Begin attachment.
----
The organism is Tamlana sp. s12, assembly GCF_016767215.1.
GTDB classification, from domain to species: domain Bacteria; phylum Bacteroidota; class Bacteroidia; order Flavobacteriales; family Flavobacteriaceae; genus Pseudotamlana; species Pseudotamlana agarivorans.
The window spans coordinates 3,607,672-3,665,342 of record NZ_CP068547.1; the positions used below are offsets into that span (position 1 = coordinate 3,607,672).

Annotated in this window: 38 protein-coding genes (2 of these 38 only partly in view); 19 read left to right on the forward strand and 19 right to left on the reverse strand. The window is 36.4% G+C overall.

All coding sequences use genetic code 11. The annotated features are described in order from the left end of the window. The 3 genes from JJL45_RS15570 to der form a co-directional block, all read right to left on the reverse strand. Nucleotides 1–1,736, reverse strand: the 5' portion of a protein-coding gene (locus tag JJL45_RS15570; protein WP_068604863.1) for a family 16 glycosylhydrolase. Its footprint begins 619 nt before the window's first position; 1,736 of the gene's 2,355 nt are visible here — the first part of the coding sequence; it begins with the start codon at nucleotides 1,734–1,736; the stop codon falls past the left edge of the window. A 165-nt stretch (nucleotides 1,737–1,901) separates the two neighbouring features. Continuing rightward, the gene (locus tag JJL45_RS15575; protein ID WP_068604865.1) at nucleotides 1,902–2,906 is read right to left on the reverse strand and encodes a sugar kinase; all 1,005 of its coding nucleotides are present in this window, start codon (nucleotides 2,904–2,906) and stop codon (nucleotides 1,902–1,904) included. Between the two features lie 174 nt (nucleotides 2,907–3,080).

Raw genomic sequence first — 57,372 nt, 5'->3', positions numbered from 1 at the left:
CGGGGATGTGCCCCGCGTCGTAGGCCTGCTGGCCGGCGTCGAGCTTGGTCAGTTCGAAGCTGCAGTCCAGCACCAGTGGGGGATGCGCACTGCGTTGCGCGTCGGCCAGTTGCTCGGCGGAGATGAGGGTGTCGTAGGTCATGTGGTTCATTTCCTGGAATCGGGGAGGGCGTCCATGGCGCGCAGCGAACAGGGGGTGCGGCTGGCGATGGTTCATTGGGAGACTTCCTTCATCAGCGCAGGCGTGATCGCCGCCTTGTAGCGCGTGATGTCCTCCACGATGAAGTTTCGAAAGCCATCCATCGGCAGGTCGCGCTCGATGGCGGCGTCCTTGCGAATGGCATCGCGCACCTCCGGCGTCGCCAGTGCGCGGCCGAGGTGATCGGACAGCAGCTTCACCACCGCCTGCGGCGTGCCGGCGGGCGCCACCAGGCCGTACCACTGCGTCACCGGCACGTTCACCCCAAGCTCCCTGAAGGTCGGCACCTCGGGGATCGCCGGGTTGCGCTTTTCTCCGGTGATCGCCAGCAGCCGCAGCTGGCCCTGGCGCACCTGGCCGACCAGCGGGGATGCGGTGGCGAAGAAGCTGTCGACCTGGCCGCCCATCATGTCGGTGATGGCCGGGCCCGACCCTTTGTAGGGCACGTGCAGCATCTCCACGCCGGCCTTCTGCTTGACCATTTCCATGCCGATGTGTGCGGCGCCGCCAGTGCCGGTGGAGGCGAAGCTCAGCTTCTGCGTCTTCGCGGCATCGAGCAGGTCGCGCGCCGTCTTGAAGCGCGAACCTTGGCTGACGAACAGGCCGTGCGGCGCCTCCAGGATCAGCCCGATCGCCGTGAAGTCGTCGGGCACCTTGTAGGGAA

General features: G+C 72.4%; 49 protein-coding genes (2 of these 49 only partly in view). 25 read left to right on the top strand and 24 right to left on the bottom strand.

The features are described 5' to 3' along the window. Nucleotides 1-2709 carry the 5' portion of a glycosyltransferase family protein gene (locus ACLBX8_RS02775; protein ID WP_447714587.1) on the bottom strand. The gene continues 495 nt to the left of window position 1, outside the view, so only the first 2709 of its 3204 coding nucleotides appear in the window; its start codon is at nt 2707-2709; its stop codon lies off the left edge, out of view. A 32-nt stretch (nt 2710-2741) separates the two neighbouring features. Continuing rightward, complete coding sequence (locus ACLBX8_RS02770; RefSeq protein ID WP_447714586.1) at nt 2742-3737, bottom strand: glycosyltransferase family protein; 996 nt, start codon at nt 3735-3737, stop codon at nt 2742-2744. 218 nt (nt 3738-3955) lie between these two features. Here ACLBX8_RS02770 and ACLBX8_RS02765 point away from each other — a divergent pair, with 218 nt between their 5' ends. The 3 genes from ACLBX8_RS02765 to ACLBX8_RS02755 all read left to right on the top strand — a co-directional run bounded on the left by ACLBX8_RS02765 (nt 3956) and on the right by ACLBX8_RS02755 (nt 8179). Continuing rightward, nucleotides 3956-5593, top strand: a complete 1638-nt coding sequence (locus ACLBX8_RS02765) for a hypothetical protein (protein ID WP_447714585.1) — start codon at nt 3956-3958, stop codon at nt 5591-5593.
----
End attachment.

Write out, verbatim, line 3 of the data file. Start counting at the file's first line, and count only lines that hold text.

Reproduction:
The window spans coordinates 3,607,672-3,665,342 of record NZ_CP068547.1; the positions used below are offsets into that span (position 1 = coordinate 3,607,672).